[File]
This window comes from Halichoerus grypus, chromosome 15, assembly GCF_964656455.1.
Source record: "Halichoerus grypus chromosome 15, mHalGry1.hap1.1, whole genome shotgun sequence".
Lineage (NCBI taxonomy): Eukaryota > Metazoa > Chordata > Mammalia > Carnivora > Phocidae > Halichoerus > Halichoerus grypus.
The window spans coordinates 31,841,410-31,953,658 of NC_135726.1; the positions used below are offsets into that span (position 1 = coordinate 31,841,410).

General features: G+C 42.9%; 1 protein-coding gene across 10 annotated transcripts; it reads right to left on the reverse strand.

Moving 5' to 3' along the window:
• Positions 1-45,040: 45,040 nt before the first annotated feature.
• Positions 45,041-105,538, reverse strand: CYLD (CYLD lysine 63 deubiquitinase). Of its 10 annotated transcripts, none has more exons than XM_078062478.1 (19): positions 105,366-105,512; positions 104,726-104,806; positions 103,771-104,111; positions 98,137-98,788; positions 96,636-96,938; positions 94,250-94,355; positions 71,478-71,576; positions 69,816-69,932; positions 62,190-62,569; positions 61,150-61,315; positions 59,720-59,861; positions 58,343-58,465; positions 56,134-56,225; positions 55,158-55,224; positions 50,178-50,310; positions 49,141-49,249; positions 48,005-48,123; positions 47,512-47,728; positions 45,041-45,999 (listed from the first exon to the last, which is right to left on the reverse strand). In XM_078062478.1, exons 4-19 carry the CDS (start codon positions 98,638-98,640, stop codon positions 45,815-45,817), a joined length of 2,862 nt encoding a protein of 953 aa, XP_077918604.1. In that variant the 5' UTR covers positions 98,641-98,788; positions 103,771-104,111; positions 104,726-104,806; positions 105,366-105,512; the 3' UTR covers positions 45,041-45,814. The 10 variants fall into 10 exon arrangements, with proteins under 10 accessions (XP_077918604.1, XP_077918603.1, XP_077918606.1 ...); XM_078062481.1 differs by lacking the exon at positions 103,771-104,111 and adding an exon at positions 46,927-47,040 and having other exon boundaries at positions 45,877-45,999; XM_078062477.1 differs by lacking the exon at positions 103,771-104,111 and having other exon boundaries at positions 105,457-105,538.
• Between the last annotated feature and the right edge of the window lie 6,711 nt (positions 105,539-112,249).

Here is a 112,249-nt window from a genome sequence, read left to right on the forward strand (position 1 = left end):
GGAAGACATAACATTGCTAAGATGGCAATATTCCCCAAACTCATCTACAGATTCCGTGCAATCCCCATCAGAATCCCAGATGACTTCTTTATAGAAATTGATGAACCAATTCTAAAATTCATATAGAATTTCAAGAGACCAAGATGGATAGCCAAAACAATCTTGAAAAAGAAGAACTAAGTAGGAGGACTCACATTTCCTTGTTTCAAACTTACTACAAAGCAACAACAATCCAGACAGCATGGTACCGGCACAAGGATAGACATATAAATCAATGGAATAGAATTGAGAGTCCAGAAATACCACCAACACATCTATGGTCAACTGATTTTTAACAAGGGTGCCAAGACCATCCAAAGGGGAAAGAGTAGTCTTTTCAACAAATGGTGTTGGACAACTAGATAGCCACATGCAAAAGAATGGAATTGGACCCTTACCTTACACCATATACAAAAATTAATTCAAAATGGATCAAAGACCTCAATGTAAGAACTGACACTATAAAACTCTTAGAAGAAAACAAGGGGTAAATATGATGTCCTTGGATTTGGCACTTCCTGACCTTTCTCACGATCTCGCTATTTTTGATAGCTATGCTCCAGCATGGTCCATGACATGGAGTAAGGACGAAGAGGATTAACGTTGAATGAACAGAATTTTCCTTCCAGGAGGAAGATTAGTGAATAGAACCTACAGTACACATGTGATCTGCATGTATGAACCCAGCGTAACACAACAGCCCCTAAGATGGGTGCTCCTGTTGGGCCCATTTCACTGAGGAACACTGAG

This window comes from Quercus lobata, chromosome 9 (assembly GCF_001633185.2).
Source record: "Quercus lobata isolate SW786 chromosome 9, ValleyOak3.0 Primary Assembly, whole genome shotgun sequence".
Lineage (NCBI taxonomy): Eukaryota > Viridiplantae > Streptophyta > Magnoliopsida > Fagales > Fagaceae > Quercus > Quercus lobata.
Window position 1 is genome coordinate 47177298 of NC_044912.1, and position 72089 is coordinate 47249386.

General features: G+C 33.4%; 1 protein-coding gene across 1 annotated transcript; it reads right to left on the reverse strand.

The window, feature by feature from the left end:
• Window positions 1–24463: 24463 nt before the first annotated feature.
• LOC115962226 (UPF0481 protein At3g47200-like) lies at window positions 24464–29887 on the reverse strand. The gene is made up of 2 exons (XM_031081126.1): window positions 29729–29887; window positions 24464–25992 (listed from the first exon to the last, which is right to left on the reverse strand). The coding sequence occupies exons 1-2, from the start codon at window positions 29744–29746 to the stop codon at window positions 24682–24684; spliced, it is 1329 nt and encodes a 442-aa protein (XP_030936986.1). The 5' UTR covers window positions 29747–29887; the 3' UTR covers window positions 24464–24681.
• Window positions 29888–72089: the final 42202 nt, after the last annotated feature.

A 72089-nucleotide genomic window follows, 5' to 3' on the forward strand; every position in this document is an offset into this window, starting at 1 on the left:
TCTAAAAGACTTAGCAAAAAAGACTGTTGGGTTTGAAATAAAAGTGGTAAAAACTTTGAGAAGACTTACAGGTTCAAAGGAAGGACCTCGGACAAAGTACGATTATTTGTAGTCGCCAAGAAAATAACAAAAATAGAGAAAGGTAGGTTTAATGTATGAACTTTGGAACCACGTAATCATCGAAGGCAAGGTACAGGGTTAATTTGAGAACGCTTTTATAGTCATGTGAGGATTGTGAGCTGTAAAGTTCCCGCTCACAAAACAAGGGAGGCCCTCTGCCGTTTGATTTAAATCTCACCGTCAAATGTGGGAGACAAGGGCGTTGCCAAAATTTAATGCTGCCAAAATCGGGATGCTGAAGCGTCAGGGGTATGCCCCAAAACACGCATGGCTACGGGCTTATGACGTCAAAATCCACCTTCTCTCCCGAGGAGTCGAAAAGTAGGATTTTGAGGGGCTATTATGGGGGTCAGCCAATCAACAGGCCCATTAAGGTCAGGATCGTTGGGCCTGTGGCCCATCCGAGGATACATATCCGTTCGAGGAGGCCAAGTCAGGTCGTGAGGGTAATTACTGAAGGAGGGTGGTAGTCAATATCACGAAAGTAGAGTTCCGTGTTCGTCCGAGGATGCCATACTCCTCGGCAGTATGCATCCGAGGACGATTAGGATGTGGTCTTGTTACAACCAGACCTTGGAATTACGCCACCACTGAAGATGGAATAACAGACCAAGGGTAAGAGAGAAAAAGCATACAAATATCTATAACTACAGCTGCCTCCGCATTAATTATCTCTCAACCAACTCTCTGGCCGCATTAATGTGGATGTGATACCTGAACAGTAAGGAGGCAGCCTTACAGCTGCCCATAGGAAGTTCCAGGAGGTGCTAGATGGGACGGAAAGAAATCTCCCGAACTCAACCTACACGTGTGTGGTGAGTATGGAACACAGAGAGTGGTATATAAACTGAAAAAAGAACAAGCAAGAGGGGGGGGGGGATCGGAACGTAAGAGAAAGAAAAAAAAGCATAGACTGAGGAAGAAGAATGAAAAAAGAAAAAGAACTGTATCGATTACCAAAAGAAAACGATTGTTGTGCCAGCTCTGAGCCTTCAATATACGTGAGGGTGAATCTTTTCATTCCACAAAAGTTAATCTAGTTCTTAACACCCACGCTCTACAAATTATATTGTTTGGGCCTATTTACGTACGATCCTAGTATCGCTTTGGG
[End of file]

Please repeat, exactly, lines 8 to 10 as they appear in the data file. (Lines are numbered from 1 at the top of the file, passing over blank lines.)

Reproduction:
• Positions 45,041-105,538, reverse strand: CYLD (CYLD lysine 63 deubiquitinase). Of its 10 annotated transcripts, none has more exons than XM_078062478.1 (19): positions 105,366-105,512; positions 104,726-104,806; positions 103,771-104,111; positions 98,137-98,788; positions 96,636-96,938; positions 94,250-94,355; positions 71,478-71,576; positions 69,816-69,932; positions 62,190-62,569; positions 61,150-61,315; positions 59,720-59,861; positions 58,343-58,465; positions 56,134-56,225; positions 55,158-55,224; positions 50,178-50,310; positions 49,141-49,249; positions 48,005-48,123; positions 47,512-47,728; positions 45,041-45,999 (listed from the first exon to the last, which is right to left on the reverse strand). In XM_078062478.1, exons 4-19 carry the CDS (start codon positions 98,638-98,640, stop codon positions 45,815-45,817), a joined length of 2,862 nt encoding a protein of 953 aa, XP_077918604.1. In that variant the 5' UTR covers positions 98,641-98,788; positions 103,771-104,111; positions 104,726-104,806; positions 105,366-105,512; the 3' UTR covers positions 45,041-45,814. The 10 variants fall into 10 exon arrangements, with proteins under 10 accessions (XP_077918604.1, XP_077918603.1, XP_077918606.1 ...); XM_078062481.1 differs by lacking the exon at positions 103,771-104,111 and adding an exon at positions 46,927-47,040 and having other exon boundaries at positions 45,877-45,999; XM_078062477.1 differs by lacking the exon at positions 103,771-104,111 and having other exon boundaries at positions 105,457-105,538.
• Between the last annotated feature and the right edge of the window lie 6,711 nt (positions 105,539-112,249).

Here is a 112,249-nt window from a genome sequence, read left to right on the forward strand (position 1 = left end):